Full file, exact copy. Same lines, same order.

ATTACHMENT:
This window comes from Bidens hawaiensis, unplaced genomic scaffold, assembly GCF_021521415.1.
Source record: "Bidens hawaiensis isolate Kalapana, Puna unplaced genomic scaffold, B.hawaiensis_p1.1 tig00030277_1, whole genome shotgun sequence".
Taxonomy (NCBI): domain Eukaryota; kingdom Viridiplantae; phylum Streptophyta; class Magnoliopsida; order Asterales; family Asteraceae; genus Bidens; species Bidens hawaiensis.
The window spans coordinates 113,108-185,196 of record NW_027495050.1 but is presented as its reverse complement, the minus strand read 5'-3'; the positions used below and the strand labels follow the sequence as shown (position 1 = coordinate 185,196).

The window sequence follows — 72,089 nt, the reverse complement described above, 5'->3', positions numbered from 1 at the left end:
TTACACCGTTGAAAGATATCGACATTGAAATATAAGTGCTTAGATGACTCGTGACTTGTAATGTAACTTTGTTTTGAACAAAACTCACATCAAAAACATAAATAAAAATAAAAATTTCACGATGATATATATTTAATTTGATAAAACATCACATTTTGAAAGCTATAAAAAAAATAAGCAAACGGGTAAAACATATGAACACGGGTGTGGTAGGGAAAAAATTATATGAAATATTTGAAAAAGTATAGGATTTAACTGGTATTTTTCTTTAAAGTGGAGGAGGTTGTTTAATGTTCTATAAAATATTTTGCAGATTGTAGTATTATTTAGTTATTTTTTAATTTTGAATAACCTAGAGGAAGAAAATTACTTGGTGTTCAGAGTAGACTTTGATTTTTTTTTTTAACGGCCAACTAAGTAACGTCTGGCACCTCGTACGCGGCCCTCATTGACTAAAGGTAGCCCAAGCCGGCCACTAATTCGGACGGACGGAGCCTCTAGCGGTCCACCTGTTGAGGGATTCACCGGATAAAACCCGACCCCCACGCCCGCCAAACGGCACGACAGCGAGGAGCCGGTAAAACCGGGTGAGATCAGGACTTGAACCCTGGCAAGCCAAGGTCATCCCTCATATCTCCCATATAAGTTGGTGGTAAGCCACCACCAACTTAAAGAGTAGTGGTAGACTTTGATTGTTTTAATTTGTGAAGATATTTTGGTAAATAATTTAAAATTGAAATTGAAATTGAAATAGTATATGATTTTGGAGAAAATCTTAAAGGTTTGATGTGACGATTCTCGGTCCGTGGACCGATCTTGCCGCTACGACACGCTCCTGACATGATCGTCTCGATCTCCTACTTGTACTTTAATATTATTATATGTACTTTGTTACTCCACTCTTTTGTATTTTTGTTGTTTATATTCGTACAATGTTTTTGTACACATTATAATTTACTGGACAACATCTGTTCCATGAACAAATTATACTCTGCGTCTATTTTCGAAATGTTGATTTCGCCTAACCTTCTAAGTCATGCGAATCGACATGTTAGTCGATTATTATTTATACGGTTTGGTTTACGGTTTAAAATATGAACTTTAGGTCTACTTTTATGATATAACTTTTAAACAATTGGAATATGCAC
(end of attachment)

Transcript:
This window comes from Bidens hawaiensis, unplaced genomic scaffold, assembly GCF_021521415.1.
Source record: "Bidens hawaiensis isolate Kalapana, Puna unplaced genomic scaffold, B.hawaiensis_p1.1 tig00030277_1, whole genome shotgun sequence".
Taxonomy (NCBI): domain Eukaryota; kingdom Viridiplantae; phylum Streptophyta; class Magnoliopsida; order Asterales; family Asteraceae; genus Bidens; species Bidens hawaiensis.
The window spans coordinates 113,108-185,196 of record NW_027495050.1 but is presented as its reverse complement, the minus strand read 5'-3'; the positions used below and the strand labels follow the sequence as shown (position 1 = coordinate 185,196).

The window sequence follows — 72,089 nt, the reverse complement described above, 5'->3', positions numbered from 1 at the left end:
TTACACCGTTGAAAGATATCGACATTGAAATATAAGTGCTTAGATGACTCGTGACTTGTAATGTAACTTTGTTTTGAACAAAACTCACATCAAAAACATAAATAAAAATAAAAATTTCACGATGATATATATTTAATTTGATAAAACATCACATTTTGAAAGCTATAAAAAAAATAAGCAAACGGGTAAAACATATGAACACGGGTGTGGTAGGGAAAAAATTATATGAAATATTTGAAAAAGTATAGGATTTAACTGGTATTTTTCTTTAAAGTGGAGGAGGTTGTTTAATGTTCTATAAAATATTTTGCAGATTGTAGTATTATTTAGTTATTTTTTAATTTTGAATAACCTAGAGGAAGAAAATTACTTGGTGTTCAGAGTAGACTTTGATTTTTTTTTTTAACGGCCAACTAAGTAACGTCTGGCACCTCGTACGCGGCCCTCATTGACTAAAGGTAGCCCAAGCCGGCCACTAATTCGGACGGACGGAGCCTCTAGCGGTCCACCTGTTGAGGGATTCACCGGATAAAACCCGACCCCCACGCCCGCCAAACGGCACGACAGCGAGGAGCCGGTAAAACCGGGTGAGATCAGGACTTGAACCCTGGCAAGCCAAGGTCATCCCTCATATCTCCCATATAAGTTGGTGGTAAGCCACCACCAACTTAAAGAGTAGTGGTAGACTTTGATTGTTTTAATTTGTGAAGATATTTTGGTAAATAATTTAAAATTGAAATTGAAATTGAAATAGTATATGATTTTGGAGAAAATCTTAAAGGTTTGATGTGACGATTCTCGGTCCGTGGACCGATCTTGCCGCTACGACACGCTCCTGACATGATCGTCTCGATCTCCTACTTGTACTTTAATATTATTATATGTACTTTGTTACTCCACTCTTTTGTATTTTTGTTGTTTATATTCGTACAATGTTTTTGTACACATTATAATTTACTGGACAACATCTGTTCCATGAACAAATTATACTCTGCGTCTATTTTCGAAATGTTGATTTCGCCTAACCTTCTAAGTCATGCGAATCGACATGTTAGTCGATTATTATTTATACGGTTTGGTTTACGGTTTAAAATATGAACTTTAGGTCTACTTTTATGATATAACTTTTAAACAATTGGAATATGCAC